Wild Raisins Are a Forager's Delight
A wild raisin might sound like a shrivelled old grape you stumble across on the forest floor, but it’s not. It’s a whole plant! And it’s native to Ontario.
The wild raisin (Viburnum nudum var. cassinoides) is similar to its viburnum cousin, the nannyberry, but distinct in a few ways. You can tell the difference based on the shape of the leaf, and the size of the drupe/seed. Not that it’s a huge deal since both are edible—this isn’t one of those plant identification nightmares where one type is delicious, the other spells certain death and there’s almost no way to tell them apart.
Wild raisin grows as a hardy shrub that can handle more challenging environments like shade and a little salt here and there. That’s why it’s used along roadways. It has a rounded shape and can grow up to 12 feet tall.
Visually the wild raisin has a lot to offer. Its blooms are big, white, and frothy-looking—like an elderflower or an 80s wedding dress. The leaves start out green and turn a deep burgundy through the fall. The berries are green, then ripen individually through a soft pink, vibrant pink, purple, blue, and eventually black. They’re ready for human consumption when they look dried out and wrinkly like a regular raisin.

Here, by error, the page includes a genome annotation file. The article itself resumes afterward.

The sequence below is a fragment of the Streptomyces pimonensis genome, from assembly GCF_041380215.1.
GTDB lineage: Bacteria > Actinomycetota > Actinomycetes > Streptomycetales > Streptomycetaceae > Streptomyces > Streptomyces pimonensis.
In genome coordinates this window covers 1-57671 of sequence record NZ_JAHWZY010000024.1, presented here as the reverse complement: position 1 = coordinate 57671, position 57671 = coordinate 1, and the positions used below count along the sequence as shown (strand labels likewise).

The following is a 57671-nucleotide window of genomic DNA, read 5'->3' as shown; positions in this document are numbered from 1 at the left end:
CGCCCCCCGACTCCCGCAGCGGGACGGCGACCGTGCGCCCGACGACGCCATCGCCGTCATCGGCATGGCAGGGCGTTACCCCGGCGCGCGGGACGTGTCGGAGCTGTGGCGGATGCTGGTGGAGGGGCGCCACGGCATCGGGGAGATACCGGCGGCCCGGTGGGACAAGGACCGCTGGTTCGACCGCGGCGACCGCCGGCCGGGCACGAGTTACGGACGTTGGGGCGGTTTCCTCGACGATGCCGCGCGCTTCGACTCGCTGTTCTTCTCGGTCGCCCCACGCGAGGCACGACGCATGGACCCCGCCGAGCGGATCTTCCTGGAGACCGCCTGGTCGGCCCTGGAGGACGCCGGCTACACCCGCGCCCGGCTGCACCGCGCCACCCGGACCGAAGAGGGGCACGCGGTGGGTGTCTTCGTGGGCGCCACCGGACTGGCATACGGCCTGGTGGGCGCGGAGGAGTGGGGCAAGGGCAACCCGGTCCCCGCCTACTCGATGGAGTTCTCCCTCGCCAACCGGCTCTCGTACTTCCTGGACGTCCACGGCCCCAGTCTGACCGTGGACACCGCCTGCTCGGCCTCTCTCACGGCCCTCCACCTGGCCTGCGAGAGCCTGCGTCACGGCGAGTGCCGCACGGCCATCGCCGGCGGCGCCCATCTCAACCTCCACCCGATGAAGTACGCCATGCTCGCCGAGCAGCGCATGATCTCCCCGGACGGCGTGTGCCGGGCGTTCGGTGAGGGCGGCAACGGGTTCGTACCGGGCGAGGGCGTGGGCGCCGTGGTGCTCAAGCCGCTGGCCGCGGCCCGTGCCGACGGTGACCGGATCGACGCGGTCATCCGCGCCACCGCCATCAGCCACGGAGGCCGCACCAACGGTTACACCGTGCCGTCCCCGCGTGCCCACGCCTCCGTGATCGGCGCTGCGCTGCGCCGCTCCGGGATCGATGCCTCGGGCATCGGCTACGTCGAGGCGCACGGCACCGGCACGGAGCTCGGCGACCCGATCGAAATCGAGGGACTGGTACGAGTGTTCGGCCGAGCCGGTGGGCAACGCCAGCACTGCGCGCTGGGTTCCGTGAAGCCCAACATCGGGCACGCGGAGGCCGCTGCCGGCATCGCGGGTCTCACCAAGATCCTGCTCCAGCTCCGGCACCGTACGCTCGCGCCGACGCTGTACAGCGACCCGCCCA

While it’s not the number one top desired food of wildlife, birds and mammals will eat the wild raisin. It’s especially valued in the late fall and winter when most other fruit has withered and decayed. I love watching the rose-breasted grosbeaks going at it on the wild raisin bushes in the wintertime.
Like many native edibles, the wild raisin was traditionally used by Indigenous people in a number of ways, including medicinally. The bark could be used to make an antispasmodic infusion, as well as to lower fevers.
Nowadays it’s most popular in landscaping due to its hardiness and good looks. Municipalities will also take advantage of the rough and ready nature of the wild raisin in wilderness reclamation initiatives.
In my opinion the wild raisin should be embraced by home fruit growers too.
The novelty of having something to harvest in the winter can’t be overstated. Getting outside on a sunny day and collecting a bucket of wild raisins is a great motivator. Processing your bounty into a tasty preserve is a nice way to spend an evening when it’s cold and blustery outside.
The wildlife will thank you, unless you picked them all.